Dramatic Arts Professor Karen Fricker wrote a column for the Toronto Star recently where she had five theatre school instructors offer up their solutions to help make the learning environment, and professional theatres, a safer space for young actors.
What counts as best practice in Canadian theatre training? Alisa Palmer, an artistic director at the National Theatre School in Montreal — the country’s flagship theatre academy — points to “agency and independence” as a core ingredient of its approach to actor training. The NTS “supports young artists-in-training to be in charge of themselves so they can identify and contribute to a safe working environment, and by this I mean an environment where it is safe to tackle challenging material, to dig deep and aim high, and to take creative risks,” says Palmer.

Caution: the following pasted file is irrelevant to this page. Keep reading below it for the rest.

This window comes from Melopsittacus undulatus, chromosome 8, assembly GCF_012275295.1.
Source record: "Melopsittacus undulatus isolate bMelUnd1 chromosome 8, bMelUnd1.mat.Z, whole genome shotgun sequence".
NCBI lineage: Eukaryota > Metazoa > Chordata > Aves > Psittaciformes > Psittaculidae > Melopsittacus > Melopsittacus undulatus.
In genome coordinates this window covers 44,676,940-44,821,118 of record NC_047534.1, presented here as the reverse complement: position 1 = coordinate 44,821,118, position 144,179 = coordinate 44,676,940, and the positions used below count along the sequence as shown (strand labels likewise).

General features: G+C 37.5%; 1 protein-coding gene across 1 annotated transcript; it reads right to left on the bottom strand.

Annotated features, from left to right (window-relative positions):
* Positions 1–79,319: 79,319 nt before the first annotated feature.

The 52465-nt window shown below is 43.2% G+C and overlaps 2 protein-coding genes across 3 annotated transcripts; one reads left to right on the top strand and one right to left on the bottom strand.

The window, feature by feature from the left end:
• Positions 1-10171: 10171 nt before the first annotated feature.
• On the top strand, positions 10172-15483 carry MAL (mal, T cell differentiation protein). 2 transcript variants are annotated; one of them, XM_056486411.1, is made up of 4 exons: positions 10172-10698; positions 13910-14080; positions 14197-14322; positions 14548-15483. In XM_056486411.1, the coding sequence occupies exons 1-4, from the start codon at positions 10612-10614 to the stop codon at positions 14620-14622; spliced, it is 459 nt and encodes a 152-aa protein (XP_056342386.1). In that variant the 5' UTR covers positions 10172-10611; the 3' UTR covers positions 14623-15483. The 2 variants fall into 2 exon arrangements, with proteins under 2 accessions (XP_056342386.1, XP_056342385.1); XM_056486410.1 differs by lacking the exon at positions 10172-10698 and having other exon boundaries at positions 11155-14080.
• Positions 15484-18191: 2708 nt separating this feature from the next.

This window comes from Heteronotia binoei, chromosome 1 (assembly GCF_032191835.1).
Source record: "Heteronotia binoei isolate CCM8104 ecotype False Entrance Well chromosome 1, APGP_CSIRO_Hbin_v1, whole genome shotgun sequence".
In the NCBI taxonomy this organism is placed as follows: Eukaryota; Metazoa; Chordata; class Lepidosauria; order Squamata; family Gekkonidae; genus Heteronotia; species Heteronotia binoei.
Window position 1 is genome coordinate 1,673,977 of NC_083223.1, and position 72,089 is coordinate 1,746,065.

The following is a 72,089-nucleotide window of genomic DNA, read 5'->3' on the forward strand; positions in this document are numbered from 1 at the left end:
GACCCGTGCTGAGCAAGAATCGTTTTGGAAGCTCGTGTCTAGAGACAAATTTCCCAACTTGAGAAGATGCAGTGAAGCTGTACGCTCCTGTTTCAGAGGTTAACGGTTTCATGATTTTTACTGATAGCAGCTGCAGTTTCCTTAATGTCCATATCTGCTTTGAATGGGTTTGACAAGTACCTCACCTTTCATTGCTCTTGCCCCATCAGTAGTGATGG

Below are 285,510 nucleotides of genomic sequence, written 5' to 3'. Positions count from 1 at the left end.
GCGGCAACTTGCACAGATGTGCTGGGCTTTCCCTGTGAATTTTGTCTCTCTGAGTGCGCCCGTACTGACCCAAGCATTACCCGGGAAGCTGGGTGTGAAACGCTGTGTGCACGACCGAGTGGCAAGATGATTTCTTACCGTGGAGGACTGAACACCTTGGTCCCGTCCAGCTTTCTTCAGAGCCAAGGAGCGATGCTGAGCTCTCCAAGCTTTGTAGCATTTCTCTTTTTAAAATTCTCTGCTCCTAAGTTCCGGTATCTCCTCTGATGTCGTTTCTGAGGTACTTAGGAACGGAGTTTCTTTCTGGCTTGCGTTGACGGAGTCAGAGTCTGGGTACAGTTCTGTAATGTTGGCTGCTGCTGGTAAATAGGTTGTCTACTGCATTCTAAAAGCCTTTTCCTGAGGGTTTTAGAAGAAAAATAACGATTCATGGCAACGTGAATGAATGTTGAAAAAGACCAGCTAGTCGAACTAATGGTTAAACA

We put the question to five other professionals in the field: What needs to happen to improve actor training in Canada?
Continue reading the full article here.